In other news, how’s your book going? What have you learned from working on it through your Modern Romantics subreddit?
The book is going really well. I’m almost done with a draft of it hopefully soon, and I think it’ll come out next year sometime. The whole point of the subreddit was that I’d done interviews for this book all over the world – in New York and LA obviously, but I also went to smaller towns when I was touring like Wichita, and then we went to Tokyo, Paris, and the sociologist I’m working with went to Buenos Aires to interview a bunch of people. So we were traveling around talking to all these different people, and then we realized we could do all that directly online through Reddit, and it’s kind of like a focus group on the internet. So you can ask people anything and they’ll post, plus you can ask them more sensitive things like about cheating or something someone might not normally want to talk about in person, but thanks to the anonymity of the internet they can post their experiences and we can use it in that way. So it’s been really cool – it’s been an interesting experience for me, because the guy I’m working with has written all these sociology books, so he’s shown me the whole process of interviewing a lot of people and gathering information. And it’s weird because it’s kind of like what I did in comedy as well; in Buried Alive when I did the thing about marriage proposals I talked to people about that stuff, and when I was working on material on online dating I’d talk to people about what their experiences were like using those sites and stuff. So it’s kind of the same thing.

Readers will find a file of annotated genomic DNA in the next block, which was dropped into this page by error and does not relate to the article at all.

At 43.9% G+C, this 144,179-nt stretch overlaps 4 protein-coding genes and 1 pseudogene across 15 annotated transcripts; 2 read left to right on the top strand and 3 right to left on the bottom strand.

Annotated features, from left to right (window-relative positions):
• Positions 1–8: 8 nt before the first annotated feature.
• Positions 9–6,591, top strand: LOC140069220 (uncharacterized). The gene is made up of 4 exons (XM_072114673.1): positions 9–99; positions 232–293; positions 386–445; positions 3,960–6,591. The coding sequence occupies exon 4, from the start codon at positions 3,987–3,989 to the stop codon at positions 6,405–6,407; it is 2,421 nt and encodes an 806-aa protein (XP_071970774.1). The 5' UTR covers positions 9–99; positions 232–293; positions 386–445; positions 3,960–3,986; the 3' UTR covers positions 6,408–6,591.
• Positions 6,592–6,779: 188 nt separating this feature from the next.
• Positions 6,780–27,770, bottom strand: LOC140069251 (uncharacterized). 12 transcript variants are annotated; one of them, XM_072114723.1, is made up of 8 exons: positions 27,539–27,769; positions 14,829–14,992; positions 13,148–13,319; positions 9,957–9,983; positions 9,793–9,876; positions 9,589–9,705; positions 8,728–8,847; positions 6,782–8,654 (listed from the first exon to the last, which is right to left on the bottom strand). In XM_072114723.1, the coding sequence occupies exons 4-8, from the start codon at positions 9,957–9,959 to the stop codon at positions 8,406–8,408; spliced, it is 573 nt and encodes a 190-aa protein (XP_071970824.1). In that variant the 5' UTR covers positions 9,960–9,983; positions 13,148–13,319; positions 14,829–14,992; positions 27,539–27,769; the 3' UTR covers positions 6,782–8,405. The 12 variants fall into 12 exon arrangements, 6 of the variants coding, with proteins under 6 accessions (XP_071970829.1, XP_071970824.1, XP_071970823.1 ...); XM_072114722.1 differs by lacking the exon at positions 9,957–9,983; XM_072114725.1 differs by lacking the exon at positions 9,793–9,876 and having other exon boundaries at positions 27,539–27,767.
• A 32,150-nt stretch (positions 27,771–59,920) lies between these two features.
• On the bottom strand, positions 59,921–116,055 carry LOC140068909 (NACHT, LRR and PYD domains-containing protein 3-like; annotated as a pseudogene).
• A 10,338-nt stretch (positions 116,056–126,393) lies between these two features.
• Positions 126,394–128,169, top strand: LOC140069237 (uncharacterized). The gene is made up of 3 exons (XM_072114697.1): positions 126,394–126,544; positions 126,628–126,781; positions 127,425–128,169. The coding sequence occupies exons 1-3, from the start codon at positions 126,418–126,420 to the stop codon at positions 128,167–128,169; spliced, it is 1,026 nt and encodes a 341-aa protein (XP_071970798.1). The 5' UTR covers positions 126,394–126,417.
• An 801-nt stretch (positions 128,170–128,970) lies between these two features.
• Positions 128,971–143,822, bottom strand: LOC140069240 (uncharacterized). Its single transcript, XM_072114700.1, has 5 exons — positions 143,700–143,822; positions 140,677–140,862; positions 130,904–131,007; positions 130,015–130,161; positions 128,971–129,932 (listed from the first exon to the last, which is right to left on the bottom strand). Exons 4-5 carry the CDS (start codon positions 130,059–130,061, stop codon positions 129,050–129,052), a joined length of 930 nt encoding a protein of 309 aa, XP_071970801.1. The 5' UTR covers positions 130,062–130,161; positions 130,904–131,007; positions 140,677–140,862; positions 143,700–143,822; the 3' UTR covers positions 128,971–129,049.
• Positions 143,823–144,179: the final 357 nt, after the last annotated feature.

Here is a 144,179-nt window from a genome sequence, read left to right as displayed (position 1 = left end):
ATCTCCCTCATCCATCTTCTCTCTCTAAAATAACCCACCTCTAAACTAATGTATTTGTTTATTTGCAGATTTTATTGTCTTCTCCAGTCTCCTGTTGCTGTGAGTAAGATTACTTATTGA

Last but not least, I’ve got to ask you about the final season of Parks and Rec and how you feel about the show ending. Have you been filming lately?
Yeah, we’re filming right now and we’ll be finishing up around Christmas. I think I’m ready to move on to the next thing I want to do career-wise, but I’m super gonna miss everyone I work with. It’s starting to hit me that I’m not going to get to see these guys every day. I know it’s so cheesy to talk about how we’re all friends or whatever, but we really are. So it’ll be a bummer not to see those guys every day, because it’s such a fun group of people and I can’t imagine it getting any better than that. The cast and crew have gotten so close, but I think it’s cool we get to go out on our own terms and do this last season. I think the whole three-year thing is cool and gives a cool framework to end the show on; if we didn’t do this, I think you run the risk of people worrying that we’re running out of stories to tell, but when you do the three-year thing it’s like oh, their lives are totally different now. And it gives it a more interesting starting point too. What little I know about the ending…it’s really awesome. I think fans of the show would be thrilled to hear what they have planned for the ending.
For tour dates, ticket information, and updates regarding Ansari’s current tour, head over to his website azizansari.com.